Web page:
De Sousa said he “fired a few shots like my training taught me. I did not know if I hit my target, to be quite frank. I do know that the young man who lost his life did make some subsequent efforts to still retrieve his firearm, putting his hand on the gun and still trying to raise it. I do know that there were individuals that were standing behind me in the community.”
In statements at the time, De Sousa and his partner Kevin Banks gave similar accounts of the incident.
Witnesses told The Sun at the time that Jackson never pulled a gun.
“With all of them officers, he wouldn't have tried to shoot at one of them,” one woman said. “That would be like suicide.”
Jackson’s brother Reginald Jackson sued De Sousa for $500,000.
He alleged that De Sousa fired 16 rounds, “performing one tactical reload, striking [Jackson’s] body approximately 10 times and inflicting as many as 13 gunshot wounds.”
He said three separate “firing sequences” by De Sousa went beyond self-defense. He noted that Banks never fired his weapon.
Reginald Jackson said De Sousa continued to fire the third sequence even after his brother had collapsed and fallen to the ground, and struck him in the back three times — twice in the upper right chest and once in the lower back.
He said Jackson never fired his gun, that the two officers had him cornered, and that he did not pose a threat. He also alleged De Sousa violated department rules and regulations on the use of force.
De Sousa’s lawyer — again, Verderaime — wrote that the shooting “was based solely on [De Sousa’s] protection of himself and others from imminent serious injury or death.”
The case went to trial. A jury found that De Sousa had acted reasonably and cleared him of wrongdoing, court records show.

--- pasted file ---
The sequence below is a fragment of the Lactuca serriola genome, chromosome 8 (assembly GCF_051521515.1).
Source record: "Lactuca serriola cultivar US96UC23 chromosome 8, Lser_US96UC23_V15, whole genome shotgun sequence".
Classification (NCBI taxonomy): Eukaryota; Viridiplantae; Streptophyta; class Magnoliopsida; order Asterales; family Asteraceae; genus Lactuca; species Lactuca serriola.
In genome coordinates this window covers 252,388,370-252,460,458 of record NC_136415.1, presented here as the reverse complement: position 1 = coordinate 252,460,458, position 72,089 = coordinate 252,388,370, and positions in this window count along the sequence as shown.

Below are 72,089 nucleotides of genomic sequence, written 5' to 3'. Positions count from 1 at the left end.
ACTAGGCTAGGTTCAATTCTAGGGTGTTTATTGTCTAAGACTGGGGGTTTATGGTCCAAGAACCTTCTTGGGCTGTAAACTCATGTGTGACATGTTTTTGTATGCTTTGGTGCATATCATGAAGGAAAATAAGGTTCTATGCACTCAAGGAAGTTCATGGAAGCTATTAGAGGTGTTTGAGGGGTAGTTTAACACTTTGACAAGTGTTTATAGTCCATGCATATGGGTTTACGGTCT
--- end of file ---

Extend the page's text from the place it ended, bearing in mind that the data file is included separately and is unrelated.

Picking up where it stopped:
More than 20 years later, De Sousa’s supporters say, those findings should satisfy questions about his past.
Gary McLhinney was president of the Baltimore police union at the time of the shootings.
“You can’t look at something more than 20 years later and say that that’s a problem for an individual who wants to be police commissioner,” said McLhinney, now a state corrections official. “If that’s the case, you’ve ended dozens of careers in the police department.”
The best commissioners, he said, are those who “have the credibility to say that they were in the street doing the job.”
Chuck Wexler, executive director of the Washington-based Police Executive Research Forum, agreed.
“A lot of the people I know in this business, they came up in the department, and they were active police officers, and they weren’t all involved in shootings, but they were active cops. Some have been involved in shootings,” he said. “The standards that we’re holding people to now in terms of the use of force are substantially different than the standards even three or four years ago.”
Tony Dawson, 60, a community activist in Belair-Edison, said he met De Sousa about 10 years ago. De Sousa was the new deputy major in the Northeast, replacing Melvin Russell, a beloved leader who now heads the department’s community collaboration division.
Dawson was skeptical, but not because of De Sousa’s past.
“Before he came into this community, I had no idea what happened in his background. I just needed somebody right then and there,” Dawson said. “And I thought nobody could walk in [Russell’s] shoes.”
But De Sousa surprised him, he says, and eventually thrilled him.
“He was a people person, and his temperament was so even. He was just a kind type of guy, and the type of guy who didn’t raise his voice, but people listened to him,” Dawson said. “We just hit the ground running, man, it was like he was just an extension of Melvin Russell.
“As far as getting the job done, he was out there getting his hands dirty himself.”
Walsh and Bickham said they just want to understand more about what happened.
The fact that Jackson was shot multiple times in the back, for instance, has never sat well with Walsh.
“The extent of the violence here is a little bit more than, ‘He was pointing a gun at me and I had to shoot him,’” he said.
The couple said they understand that times have changed since the 1990s. But they see that as a reason to ask more questions, not fewer.
“There was less police accountability in those days,” Bickham said. “I don’t think that people would have spoken up much at all in those days. But today they do.”